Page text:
There’s an oft-told tale in Berlin about the days when the Kaiser resided in the palace on Museum Island in the heart of the German capital. One sunny morning, Kaiser Wilhelm I was entertaining guests in his fine palace, when he happened to note that the hour was approaching noon. Apologising to his guests for being distracted from the conversation, the Kaiser moved to the window where he stood silently for a few moments. Rejoining his guests, the German monarch explained that the latest edition of the Baedeker guide mentioned that the Kaiser habitually watched the changing of the palace guard from that particular window. “It’s written in Baedeker,” said the Kaiser, “and the people have come to expect it.”
Such slavish adherence to the prescripts of Mr Baedeker is thankfully a thing of the past. These days travel writers don’t expect anyone — neither monarchs nor mere mortals — to kowtow to their words. But if good writing makes the reader think, even if she or he might wholly disagree with the authorial view, then a fine purpose is well served. So see what you make of our words in this new issue of hidden europe where the dominant theme is place and identity. We explore how the forest has shaped the German imagination and consider whether the seaside is imbued with cultural associations which vary from one country to another.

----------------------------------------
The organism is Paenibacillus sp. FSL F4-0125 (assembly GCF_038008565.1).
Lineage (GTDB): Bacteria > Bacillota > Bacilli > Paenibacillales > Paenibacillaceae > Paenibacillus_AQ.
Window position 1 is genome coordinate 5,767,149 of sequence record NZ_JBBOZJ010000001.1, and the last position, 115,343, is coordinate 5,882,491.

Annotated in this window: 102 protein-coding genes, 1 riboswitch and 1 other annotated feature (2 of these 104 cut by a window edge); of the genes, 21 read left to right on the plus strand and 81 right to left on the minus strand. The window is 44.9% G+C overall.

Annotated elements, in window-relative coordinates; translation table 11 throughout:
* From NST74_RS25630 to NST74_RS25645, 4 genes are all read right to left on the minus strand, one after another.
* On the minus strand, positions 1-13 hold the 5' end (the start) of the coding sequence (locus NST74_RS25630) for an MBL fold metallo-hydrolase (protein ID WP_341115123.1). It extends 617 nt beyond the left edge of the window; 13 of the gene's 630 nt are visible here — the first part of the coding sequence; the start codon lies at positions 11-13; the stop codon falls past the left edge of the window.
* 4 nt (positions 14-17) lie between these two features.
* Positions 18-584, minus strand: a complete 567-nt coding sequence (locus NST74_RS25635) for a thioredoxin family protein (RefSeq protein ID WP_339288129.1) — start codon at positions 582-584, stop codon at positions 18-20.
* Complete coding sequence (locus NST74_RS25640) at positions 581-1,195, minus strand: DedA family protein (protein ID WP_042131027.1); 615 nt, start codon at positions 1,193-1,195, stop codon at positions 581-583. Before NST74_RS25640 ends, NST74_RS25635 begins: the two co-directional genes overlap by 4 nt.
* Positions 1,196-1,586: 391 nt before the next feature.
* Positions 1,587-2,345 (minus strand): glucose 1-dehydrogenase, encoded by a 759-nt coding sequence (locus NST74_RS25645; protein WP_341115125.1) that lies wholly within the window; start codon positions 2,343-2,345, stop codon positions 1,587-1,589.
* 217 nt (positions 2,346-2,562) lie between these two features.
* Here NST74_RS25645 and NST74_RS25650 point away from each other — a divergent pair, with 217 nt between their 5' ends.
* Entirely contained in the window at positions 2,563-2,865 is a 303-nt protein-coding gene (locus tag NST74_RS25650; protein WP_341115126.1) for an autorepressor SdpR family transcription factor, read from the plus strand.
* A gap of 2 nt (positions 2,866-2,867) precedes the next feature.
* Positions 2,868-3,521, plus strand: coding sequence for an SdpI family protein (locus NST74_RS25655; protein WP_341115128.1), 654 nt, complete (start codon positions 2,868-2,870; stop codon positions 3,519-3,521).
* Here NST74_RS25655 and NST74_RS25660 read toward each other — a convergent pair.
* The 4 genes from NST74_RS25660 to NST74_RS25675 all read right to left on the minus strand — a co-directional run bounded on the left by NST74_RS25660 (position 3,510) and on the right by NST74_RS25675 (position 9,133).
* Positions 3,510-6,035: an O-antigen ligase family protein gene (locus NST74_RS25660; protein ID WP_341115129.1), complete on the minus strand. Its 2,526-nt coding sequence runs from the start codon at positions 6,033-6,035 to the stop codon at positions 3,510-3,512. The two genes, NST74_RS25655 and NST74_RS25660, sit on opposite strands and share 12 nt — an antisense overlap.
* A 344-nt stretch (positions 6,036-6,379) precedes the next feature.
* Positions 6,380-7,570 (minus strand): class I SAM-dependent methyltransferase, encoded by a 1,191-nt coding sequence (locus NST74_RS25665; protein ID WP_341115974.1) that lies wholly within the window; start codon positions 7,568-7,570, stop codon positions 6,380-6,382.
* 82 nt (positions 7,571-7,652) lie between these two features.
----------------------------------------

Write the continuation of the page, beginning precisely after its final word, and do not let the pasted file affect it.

It’s been many years since we visited Ireland, so it was good to spend time in Galway a few weeks ago. Eyre Square wasn’t quite the same without Madam Bridget, the fortune teller who for decades used to sit on a white plastic chair in the square. We were saddened to learn that she had died in 2015. But Galway still has a fabulous cast of characters and the drama of street life in the city is as legendary as ever. We report on that in this issue.
Elsewhere in hidden europe 58, we feature Romania’s national sport, admire the art of drystone walling and ponder life without the fifth letter of the alphabet. We considered having an entire issue of hidden europe without the letter e, but realised that the magazine title makes that an impossible challenge. Yet we take modest comfort from the fact that this is the first issue to include the words lipogrammatic and univocalic.
As ever, a heartfelt word of thanks to our guest contributors, of whom we have three in this issue: Emma Levine, Rudolf Abraham and Paul Scraton — all three write with the authority of Baedeker but are much more interesting.
Nicky Gardner & Susanne Kries